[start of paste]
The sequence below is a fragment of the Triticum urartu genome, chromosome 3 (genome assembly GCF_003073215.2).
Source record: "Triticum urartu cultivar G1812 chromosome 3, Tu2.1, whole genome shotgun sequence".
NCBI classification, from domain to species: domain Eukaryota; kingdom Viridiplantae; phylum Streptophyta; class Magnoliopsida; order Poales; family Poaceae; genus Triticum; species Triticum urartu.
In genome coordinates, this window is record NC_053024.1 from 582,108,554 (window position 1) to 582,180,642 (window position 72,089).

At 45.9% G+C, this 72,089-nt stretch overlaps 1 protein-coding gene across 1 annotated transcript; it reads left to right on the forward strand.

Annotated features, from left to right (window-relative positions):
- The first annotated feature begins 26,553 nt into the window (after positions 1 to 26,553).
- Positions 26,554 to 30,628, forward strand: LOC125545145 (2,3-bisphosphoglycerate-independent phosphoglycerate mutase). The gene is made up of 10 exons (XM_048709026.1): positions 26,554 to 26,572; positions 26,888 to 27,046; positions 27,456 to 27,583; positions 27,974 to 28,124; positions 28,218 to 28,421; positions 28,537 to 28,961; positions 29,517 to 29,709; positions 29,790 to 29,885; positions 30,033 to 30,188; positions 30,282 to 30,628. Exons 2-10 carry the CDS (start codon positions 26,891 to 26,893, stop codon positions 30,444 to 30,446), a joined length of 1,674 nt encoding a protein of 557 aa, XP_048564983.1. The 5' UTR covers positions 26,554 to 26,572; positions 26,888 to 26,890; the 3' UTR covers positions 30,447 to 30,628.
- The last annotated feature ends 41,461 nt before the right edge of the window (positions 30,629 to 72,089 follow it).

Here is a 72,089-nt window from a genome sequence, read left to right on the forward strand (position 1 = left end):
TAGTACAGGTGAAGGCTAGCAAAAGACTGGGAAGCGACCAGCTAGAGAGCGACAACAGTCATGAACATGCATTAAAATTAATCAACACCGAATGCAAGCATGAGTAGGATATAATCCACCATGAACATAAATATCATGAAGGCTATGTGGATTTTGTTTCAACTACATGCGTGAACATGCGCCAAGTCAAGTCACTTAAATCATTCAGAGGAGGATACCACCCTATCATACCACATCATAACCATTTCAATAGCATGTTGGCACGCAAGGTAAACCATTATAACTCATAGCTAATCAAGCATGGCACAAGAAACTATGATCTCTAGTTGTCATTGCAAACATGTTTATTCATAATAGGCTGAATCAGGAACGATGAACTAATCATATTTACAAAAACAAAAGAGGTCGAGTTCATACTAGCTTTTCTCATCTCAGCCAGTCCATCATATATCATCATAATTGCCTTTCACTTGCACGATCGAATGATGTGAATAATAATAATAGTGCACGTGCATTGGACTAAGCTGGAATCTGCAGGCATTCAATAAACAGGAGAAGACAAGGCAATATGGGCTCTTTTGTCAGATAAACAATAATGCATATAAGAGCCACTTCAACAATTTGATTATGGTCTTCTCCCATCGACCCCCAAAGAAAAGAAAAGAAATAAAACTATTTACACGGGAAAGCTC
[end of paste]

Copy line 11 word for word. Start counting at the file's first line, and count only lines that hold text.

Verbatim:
TAGTACAGGTGAAGGCTAGCAAAAGACTGGGAAGCGACCAGCTAGAGAGCGACAACAGTCATGAACATGCATTAAAATTAATCAACACCGAATGCAAGCATGAGTAGGATATAATCCACCATGAACATAAATATCATGAAGGCTATGTGGATTTTGTTTCAACTACATGCGTGAACATGCGCCAAGTCAAGTCACTTAAATCATTCAGAGGAGGATACCACCCTATCATACCACATCATAACCATTTCAATAGCATGTTGGCACGCAAGGTAAACCATTATAACTCATAGCTAATCAAGCATGGCACAAGAAACTATGATCTCTAGTTGTCATTGCAAACATGTTTATTCATAATAGGCTGAATCAGGAACGATGAACTAATCATATTTACAAAAACAAAAGAGGTCGAGTTCATACTAGCTTTTCTCATCTCAGCCAGTCCATCATATATCATCATAATTGCCTTTCACTTGCACGATCGAATGATGTGAATAATAATAATAGTGCACGTGCATTGGACTAAGCTGGAATCTGCAGGCATTCAATAAACAGGAGAAGACAAGGCAATATGGGCTCTTTTGTCAGATAAACAATAATGCATATAAGAGCCACTTCAACAATTTGATTATGGTCTTCTCCCATCGACCCCCAAAGAAAAGAAAAGAAATAAAACTATTTACACGGGAAAGCTC